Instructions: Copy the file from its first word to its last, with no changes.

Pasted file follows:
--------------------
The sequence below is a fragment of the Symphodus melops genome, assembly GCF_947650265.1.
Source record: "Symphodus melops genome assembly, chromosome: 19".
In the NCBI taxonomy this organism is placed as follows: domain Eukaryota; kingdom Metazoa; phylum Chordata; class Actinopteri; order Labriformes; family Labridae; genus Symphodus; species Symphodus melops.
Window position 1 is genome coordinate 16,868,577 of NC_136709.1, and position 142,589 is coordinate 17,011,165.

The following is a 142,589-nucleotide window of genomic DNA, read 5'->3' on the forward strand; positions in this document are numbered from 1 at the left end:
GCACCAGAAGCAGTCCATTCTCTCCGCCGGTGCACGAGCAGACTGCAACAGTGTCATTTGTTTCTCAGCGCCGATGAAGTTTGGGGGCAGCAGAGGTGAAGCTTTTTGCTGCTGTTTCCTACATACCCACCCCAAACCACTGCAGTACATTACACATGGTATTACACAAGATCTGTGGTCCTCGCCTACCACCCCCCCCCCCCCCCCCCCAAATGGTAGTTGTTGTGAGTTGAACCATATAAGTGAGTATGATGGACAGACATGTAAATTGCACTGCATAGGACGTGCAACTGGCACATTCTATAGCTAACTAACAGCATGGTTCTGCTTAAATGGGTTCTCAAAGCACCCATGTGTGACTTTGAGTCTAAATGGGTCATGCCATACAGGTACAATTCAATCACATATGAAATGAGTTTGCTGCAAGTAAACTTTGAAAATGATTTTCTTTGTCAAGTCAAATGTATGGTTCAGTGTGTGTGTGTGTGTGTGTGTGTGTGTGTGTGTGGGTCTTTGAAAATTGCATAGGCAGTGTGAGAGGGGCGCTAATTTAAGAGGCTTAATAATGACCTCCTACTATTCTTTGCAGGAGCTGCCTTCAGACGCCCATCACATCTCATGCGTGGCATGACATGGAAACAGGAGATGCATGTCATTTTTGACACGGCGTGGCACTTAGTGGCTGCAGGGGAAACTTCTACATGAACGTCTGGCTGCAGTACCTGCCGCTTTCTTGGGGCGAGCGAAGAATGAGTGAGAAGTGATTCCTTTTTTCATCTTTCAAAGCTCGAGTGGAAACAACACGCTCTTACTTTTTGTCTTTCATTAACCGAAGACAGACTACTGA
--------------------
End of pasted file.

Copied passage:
The sequence below is a fragment of the Symphodus melops genome, assembly GCF_947650265.1.
Source record: "Symphodus melops genome assembly, chromosome: 19".
In the NCBI taxonomy this organism is placed as follows: domain Eukaryota; kingdom Metazoa; phylum Chordata; class Actinopteri; order Labriformes; family Labridae; genus Symphodus; species Symphodus melops.
Window position 1 is genome coordinate 16,868,577 of NC_136709.1, and position 142,589 is coordinate 17,011,165.

The following is a 142,589-nucleotide window of genomic DNA, read 5'->3' on the forward strand; positions in this document are numbered from 1 at the left end:
GCACCAGAAGCAGTCCATTCTCTCCGCCGGTGCACGAGCAGACTGCAACAGTGTCATTTGTTTCTCAGCGCCGATGAAGTTTGGGGGCAGCAGAGGTGAAGCTTTTTGCTGCTGTTTCCTACATACCCACCCCAAACCACTGCAGTACATTACACATGGTATTACACAAGATCTGTGGTCCTCGCCTACCACCCCCCCCCCCCCCCCCCCAAATGGTAGTTGTTGTGAGTTGAACCATATAAGTGAGTATGATGGACAGACATGTAAATTGCACTGCATAGGACGTGCAACTGGCACATTCTATAGCTAACTAACAGCATGGTTCTGCTTAAATGGGTTCTCAAAGCACCCATGTGTGACTTTGAGTCTAAATGGGTCATGCCATACAGGTACAATTCAATCACATATGAAATGAGTTTGCTGCAAGTAAACTTTGAAAATGATTTTCTTTGTCAAGTCAAATGTATGGTTCAGTGTGTGTGTGTGTGTGTGTGTGTGTGTGTGTGTGGGTCTTTGAAAATTGCATAGGCAGTGTGAGAGGGGCGCTAATTTAAGAGGCTTAATAATGACCTCCTACTATTCTTTGCAGGAGCTGCCTTCAGACGCCCATCACATCTCATGCGTGGCATGACATGGAAACAGGAGATGCATGTCATTTTTGACACGGCGTGGCACTTAGTGGCTGCAGGGGAAACTTCTACATGAACGTCTGGCTGCAGTACCTGCCGCTTTCTTGGGGCGAGCGAAGAATGAGTGAGAAGTGATTCCTTTTTTCATCTTTCAAAGCTCGAGTGGAAACAACACGCTCTTACTTTTTGTCTTTCATTAACCGAAGACAGACTACTGA